Students from Middlebury and UVM spoke about their summer internships addressing poverty issues at the Vermont Educational Alliance on Poverty symposium. Student panelists (from left): Isabelle Kingsley (UVM), Rebecca Strull ’20 (Middlebury), Meghan Letizia (UVM), Grace Levin ’18 (Middlebury), Mariel Morel (UVM), Nora Peachin ’21 (Middlebury)

MIDDLEBURY, Vt. – Middlebury’s Kirk Center welcomed more than 50 participants to this year’s Vermont Educational Alliance on Poverty symposium, titled “Fostering Equitable Communities: The links between environments and poverty,” on October 26. The symposium is a joint effort between Middlebury and the University of Vermont’s College of Education and Social Services.

According to the symposium’s organizers, the event aimed to provide an opportunity for students, faculty, staff, and community partners to consider, together, such questions as: In your community, what links have you seen between poverty and the environment? How has climate change impacted your thinking about community, particularly as the impact relates to individuals and families living in poverty? And, how can we best situate experiential learning opportunities at the intersection of environment and poverty to foster equitable communities?

President Laurie Patton and Professor of Religion James Calvin Davis welcomed the participants, noting the importance of integrating place-based experiential learning within the academic curriculum.

“This is an extension of our schools’ efforts to develop intentional learning opportunities around the social problem of poverty,” said Davis, who directs Middlebury’s Privilege & Poverty Academic Cluster. “The focus of our work is on inviting students to put their classroom learning on poverty-related issues in deep and critical conversation with the learning they can do with and in real communities right here in Vermont. In other words, we are working together to develop meaningful opportunities to do engaged learning around the issue of poverty.”

Patton highlighted the value of experiential learning in her remarks. “The integration of classroom learning and experiential learning is such a powerful manifestation of what I envision higher education’s purpose to be in 2018,” said Patton. “The way I frequently phrase it is ‘learning in the world and the world in learning.’ These programs that blend traditional instruction with learning in the world is what makes a liberal arts experience hopeful. They allow students to find meaning in their learning.”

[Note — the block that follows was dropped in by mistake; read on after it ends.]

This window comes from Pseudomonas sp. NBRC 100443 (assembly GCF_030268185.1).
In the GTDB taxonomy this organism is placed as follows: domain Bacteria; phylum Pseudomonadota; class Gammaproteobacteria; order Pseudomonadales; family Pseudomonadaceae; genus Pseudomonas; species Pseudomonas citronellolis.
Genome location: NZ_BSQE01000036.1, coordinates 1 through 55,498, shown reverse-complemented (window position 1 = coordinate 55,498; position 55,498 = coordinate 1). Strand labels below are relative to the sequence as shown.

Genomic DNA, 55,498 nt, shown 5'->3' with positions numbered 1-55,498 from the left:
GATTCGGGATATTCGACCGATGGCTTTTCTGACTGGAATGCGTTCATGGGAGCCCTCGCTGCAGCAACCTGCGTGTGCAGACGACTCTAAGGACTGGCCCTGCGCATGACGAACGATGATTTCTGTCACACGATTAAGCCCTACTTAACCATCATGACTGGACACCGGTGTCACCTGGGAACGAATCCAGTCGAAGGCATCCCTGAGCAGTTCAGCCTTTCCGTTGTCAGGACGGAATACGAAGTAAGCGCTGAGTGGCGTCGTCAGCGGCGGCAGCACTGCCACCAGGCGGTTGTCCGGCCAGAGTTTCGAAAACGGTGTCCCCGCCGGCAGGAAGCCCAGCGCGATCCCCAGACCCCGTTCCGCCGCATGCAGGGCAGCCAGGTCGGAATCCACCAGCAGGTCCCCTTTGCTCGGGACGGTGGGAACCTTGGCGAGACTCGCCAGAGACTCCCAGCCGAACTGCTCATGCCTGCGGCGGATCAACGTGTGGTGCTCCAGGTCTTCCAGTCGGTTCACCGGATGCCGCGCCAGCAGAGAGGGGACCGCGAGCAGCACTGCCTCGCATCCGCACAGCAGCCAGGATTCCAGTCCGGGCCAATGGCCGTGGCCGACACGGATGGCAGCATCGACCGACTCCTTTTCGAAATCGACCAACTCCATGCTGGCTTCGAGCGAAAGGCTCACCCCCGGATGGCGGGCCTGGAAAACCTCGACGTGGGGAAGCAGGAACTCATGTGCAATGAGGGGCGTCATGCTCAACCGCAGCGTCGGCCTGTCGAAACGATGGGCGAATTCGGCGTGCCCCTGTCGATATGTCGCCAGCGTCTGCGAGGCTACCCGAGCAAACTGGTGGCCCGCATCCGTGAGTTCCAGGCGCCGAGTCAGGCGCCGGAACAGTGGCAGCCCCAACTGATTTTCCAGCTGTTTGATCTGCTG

Students from both schools kicked off the first session with a panel discussion, moderated by Davis, reflecting on their summer internships addressing poverty issues. Later in the afternoon, UVM faculty members Brendan Fisher and Trish O’Kane delivered the keynote talks. Fisher described his work with impoverished communities in Mozambique, the impact of environmental degradation on those communities, and the ways that those communities are working to steward their environments. O’Kane talked about her work building an environment-focused mentorship program that connects college students with middle school students through outdoor programming. Middlebury College Associate Professor of Environmental Studies Rebecca Kneale Gould closed the conference with her keynote response, describing access to beauty as a basic human right.

The symposium, which included representatives from community partner organizations, state offices, and the national Shepherd Higher Education Consortium on Poverty, received support from the Fieldstone Foundation.